Today’s blog post is by Jericho Urmenita, an Orion Talent Recruiter, USMC Veteran, and USNA graduate. Jericho discusses the most common job types by MOS. Check out Jericho’s other blog posts on PMP Certification and How to Succeed in Business Consulting.
A friend of mine from school asked me the other day what jobs might make sense for transition. I got to thinking, perhaps I’ll make a cheat sheet. Here it is! Below are the most common fitments I can make for our fresh transitioning military officers based on what makes them unique among their respective fields.
Keep in mind these are general trends I see and are not intended as law, i.e. these are not the only places I’ve seen these MOSs land a job. They are merely the most common, and these suggestions are more like guidelines. There are many fitments I can make depending on various combinations of your MOS, military schooling, billets, degree, or even odd jobs you had before military service (construction laborer at your dad general contracting company? I’ve used that to make a placement!).
Again, the attributes below are what makes you unique among your peers and to the industries I list as “Likely Fits.” Your leadership, speed to action, and ability to operate under extreme pressure still count, but over 1.3 million of your brothers and sisters in the Armed Forces have it too, don’t they? For this reason, you will not see broad terms like Program Analyst, Business Development, or Consultant in the list below, because there is no one MOS that lends itself particularly well to those types of fields.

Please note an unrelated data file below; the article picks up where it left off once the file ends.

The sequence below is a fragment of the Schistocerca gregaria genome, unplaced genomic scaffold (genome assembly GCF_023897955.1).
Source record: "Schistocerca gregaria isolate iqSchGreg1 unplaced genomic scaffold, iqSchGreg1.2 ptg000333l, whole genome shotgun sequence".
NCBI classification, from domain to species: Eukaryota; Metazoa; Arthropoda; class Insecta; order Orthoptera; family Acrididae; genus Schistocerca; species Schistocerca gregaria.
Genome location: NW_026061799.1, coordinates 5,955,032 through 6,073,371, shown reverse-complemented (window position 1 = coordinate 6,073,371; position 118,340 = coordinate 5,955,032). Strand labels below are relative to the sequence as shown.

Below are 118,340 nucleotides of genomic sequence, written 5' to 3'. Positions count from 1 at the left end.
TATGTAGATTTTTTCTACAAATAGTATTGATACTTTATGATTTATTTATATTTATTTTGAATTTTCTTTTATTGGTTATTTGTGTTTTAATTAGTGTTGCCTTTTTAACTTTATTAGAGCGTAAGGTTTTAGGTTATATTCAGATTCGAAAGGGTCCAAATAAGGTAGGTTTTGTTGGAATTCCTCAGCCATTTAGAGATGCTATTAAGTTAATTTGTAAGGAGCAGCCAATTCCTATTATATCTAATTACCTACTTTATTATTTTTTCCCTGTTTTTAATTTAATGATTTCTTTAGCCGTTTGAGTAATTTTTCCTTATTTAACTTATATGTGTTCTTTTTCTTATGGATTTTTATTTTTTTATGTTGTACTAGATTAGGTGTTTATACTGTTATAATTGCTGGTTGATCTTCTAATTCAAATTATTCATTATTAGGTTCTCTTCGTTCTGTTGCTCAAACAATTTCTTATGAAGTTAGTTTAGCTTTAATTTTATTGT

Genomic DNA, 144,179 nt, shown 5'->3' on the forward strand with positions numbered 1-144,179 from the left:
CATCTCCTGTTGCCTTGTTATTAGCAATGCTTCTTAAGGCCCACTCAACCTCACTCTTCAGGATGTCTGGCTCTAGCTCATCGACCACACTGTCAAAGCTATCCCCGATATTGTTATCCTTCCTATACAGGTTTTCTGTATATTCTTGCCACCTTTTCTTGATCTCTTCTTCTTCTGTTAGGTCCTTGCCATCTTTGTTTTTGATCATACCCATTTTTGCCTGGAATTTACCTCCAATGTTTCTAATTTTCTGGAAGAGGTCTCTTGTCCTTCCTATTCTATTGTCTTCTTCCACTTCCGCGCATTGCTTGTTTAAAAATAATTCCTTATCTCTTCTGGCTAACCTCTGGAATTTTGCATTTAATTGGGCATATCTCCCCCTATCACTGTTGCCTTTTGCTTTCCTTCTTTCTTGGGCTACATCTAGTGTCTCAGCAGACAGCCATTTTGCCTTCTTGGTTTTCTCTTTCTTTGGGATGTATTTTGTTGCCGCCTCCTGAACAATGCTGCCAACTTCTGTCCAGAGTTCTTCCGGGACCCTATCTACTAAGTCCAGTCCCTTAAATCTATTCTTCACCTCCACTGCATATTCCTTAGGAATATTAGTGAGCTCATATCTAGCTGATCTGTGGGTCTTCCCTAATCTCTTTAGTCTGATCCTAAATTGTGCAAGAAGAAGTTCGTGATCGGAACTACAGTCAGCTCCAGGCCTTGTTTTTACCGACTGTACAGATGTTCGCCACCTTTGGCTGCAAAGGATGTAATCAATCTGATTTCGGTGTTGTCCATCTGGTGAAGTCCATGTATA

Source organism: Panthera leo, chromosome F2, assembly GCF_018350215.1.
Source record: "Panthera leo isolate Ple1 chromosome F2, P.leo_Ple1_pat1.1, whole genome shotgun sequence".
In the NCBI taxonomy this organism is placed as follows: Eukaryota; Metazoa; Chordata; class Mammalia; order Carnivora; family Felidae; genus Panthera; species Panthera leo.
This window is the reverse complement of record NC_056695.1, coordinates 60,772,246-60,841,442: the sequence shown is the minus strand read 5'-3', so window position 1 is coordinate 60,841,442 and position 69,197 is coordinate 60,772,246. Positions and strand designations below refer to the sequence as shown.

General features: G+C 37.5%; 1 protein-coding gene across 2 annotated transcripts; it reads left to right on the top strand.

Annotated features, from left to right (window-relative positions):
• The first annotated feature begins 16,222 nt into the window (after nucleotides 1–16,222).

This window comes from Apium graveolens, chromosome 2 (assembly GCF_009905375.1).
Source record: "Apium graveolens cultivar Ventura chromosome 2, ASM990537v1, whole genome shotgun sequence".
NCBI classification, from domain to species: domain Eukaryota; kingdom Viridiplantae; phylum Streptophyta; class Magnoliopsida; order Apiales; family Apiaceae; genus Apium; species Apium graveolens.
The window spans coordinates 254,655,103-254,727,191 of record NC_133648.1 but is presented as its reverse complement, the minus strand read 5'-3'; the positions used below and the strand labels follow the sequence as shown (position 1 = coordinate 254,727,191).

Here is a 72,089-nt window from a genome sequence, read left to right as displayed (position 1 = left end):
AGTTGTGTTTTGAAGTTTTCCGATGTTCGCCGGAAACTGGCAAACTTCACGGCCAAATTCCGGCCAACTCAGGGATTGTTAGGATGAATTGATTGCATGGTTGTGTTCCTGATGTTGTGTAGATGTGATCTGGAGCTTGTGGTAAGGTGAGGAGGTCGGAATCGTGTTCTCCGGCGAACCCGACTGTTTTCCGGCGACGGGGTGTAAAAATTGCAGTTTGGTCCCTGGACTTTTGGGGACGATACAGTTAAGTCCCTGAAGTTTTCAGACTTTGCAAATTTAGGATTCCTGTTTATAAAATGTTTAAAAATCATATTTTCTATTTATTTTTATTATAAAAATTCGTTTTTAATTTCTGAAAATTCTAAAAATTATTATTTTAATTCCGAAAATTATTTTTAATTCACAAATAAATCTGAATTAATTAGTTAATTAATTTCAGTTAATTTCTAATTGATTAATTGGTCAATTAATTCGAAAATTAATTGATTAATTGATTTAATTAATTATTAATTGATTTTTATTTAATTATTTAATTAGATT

Use this not as a limiter, but as a jump off point for your transition career search to see where you might really stand out, even among your military peers!
USMC or Army Ground Combat Officers
You are boots on the ground leaders who literally get in the trenches with your troops. We generally find that when a hiring manager is looking for that “blue collar mindset”, they are usually wanting someone who’s not afraid of a little heat or noise. What better place to look than our modern day Spartans! These positions are generally in a field environment where boots/hardhats are the uniform of the day. Keep in mind that these blue collar types of jobs are beneath no one. America is fed, built, and transported by these industries.
Likely Fits for USMC or Army Ground Combat Officers:
Production Operations Manager, Field Engineer Manager, Field Services Manager, Site Superintendent, Foreman, Site Operations Manager, District Service Manager
Navy Surface Warfare Officers or Coast Guard Engineer Officers
This is our number one place to go for technical leaders who know how to operate in an industrial environment. Your time on ship working in the engine spaces, leading maintenance cycles, and conducting overhauls and refits lends itself particularly well to companies seeking “technical background.” On top of that, you know a thing or two about industrial safety with respect to LOTO, hearing protection, fall hazards, and/or confined spaces, among many other things. Places where large machinery exists tends to be your strength.
Likely Fits for Navy Surface Warfare Officers or Coast Guard Engineer Officers:
Maintenance Manager, Facilities Manager/Engineer, Services/Repairs Program Manager, Plant Engineering Manager, Installation Project Manager
USAF/Army/USMC Ground Maintenance Officers
You are our technical leaders with some field flavor. Your particular uniqueness lies in your ability to manage fleets, as opposed to one large system like Navy folks. Whether that is aircraft, Humvees or generators, you typically know how to manage teams that are out operating in the battle space not directly supervised by you, and you are used to juggling multiple teams in multiple different places.
Likely Fits for USAF/Army/USMC Ground Maintenance Officers: